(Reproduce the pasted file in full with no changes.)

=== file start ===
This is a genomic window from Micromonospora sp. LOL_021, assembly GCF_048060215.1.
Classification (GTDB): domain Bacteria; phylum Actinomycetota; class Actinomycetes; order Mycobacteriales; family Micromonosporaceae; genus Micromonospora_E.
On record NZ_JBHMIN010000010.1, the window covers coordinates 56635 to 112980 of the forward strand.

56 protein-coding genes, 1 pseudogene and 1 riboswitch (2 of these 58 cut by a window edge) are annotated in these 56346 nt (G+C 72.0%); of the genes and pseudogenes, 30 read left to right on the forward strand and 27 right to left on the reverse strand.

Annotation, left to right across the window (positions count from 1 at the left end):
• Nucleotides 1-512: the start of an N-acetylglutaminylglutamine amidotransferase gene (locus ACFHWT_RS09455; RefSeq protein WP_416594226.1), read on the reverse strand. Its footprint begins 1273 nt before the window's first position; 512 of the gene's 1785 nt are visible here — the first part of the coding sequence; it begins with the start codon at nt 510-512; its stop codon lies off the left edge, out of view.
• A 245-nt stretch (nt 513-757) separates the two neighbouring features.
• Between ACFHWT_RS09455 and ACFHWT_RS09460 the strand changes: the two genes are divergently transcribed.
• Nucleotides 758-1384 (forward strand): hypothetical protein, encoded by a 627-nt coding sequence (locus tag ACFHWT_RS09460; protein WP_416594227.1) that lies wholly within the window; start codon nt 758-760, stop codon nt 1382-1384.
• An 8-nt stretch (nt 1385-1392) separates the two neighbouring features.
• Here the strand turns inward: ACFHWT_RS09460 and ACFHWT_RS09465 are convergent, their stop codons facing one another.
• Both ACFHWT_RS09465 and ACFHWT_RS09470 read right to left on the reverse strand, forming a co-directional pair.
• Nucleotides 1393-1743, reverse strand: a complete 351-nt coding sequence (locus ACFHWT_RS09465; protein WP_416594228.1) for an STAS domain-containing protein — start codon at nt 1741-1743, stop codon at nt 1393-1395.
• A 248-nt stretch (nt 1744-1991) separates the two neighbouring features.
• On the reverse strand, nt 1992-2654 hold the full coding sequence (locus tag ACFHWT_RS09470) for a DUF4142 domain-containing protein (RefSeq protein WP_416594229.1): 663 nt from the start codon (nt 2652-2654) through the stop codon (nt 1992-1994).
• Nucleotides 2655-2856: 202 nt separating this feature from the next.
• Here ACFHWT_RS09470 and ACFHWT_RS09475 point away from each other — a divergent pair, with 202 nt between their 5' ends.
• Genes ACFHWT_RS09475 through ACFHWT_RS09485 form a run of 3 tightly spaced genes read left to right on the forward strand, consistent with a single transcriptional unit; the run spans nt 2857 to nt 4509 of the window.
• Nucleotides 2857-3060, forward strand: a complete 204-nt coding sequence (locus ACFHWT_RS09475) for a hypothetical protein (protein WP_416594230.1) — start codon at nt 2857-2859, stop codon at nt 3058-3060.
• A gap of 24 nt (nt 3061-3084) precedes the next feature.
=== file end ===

This is a genomic window from Micromonospora sp. LOL_021, assembly GCF_048060215.1.
Classification (GTDB): domain Bacteria; phylum Actinomycetota; class Actinomycetes; order Mycobacteriales; family Micromonosporaceae; genus Micromonospora_E.
On record NZ_JBHMIN010000010.1, the window covers coordinates 56635 to 112980 of the forward strand.

56 protein-coding genes, 1 pseudogene and 1 riboswitch (2 of these 58 cut by a window edge) are annotated in these 56346 nt (G+C 72.0%); of the genes and pseudogenes, 30 read left to right on the forward strand and 27 right to left on the reverse strand.

Annotation, left to right across the window (positions count from 1 at the left end):
• Nucleotides 1-512: the start of an N-acetylglutaminylglutamine amidotransferase gene (locus ACFHWT_RS09455; RefSeq protein WP_416594226.1), read on the reverse strand. Its footprint begins 1273 nt before the window's first position; 512 of the gene's 1785 nt are visible here — the first part of the coding sequence; it begins with the start codon at nt 510-512; its stop codon lies off the left edge, out of view.
• A 245-nt stretch (nt 513-757) separates the two neighbouring features.
• Between ACFHWT_RS09455 and ACFHWT_RS09460 the strand changes: the two genes are divergently transcribed.
• Nucleotides 758-1384 (forward strand): hypothetical protein, encoded by a 627-nt coding sequence (locus tag ACFHWT_RS09460; protein WP_416594227.1) that lies wholly within the window; start codon nt 758-760, stop codon nt 1382-1384.
• An 8-nt stretch (nt 1385-1392) separates the two neighbouring features.
• Here the strand turns inward: ACFHWT_RS09460 and ACFHWT_RS09465 are convergent, their stop codons facing one another.
• Both ACFHWT_RS09465 and ACFHWT_RS09470 read right to left on the reverse strand, forming a co-directional pair.
• Nucleotides 1393-1743, reverse strand: a complete 351-nt coding sequence (locus ACFHWT_RS09465; protein WP_416594228.1) for an STAS domain-containing protein — start codon at nt 1741-1743, stop codon at nt 1393-1395.
• A 248-nt stretch (nt 1744-1991) separates the two neighbouring features.
• On the reverse strand, nt 1992-2654 hold the full coding sequence (locus tag ACFHWT_RS09470) for a DUF4142 domain-containing protein (RefSeq protein WP_416594229.1): 663 nt from the start codon (nt 2652-2654) through the stop codon (nt 1992-1994).
• Nucleotides 2655-2856: 202 nt separating this feature from the next.
• Here ACFHWT_RS09470 and ACFHWT_RS09475 point away from each other — a divergent pair, with 202 nt between their 5' ends.
• Genes ACFHWT_RS09475 through ACFHWT_RS09485 form a run of 3 tightly spaced genes read left to right on the forward strand, consistent with a single transcriptional unit; the run spans nt 2857 to nt 4509 of the window.
• Nucleotides 2857-3060, forward strand: a complete 204-nt coding sequence (locus ACFHWT_RS09475) for a hypothetical protein (protein WP_416594230.1) — start codon at nt 2857-2859, stop codon at nt 3058-3060.
• A gap of 24 nt (nt 3061-3084) precedes the next feature.